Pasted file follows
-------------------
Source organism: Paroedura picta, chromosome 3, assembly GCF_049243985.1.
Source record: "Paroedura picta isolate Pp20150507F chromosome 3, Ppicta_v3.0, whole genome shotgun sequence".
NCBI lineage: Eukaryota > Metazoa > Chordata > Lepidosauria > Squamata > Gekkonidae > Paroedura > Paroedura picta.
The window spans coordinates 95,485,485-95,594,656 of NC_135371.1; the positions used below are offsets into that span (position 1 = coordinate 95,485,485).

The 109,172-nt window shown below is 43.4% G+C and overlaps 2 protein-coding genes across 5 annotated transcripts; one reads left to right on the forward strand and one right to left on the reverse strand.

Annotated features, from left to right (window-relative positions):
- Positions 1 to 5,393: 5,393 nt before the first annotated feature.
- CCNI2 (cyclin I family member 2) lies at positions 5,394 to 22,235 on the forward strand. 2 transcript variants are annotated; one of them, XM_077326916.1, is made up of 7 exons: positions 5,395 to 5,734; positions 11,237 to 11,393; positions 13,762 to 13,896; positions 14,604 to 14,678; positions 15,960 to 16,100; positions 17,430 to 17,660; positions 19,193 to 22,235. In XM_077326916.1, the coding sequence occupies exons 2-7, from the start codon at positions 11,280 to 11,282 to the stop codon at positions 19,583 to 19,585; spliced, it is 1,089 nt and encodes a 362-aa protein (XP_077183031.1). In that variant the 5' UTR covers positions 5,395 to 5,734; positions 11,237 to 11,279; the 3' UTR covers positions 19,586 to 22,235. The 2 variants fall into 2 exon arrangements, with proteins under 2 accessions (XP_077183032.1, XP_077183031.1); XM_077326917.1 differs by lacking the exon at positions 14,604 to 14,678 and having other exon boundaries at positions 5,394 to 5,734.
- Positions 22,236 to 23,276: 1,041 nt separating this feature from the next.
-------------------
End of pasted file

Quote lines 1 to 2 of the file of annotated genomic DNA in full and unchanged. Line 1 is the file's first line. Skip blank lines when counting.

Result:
Source organism: Paroedura picta, chromosome 3, assembly GCF_049243985.1.
Source record: "Paroedura picta isolate Pp20150507F chromosome 3, Ppicta_v3.0, whole genome shotgun sequence".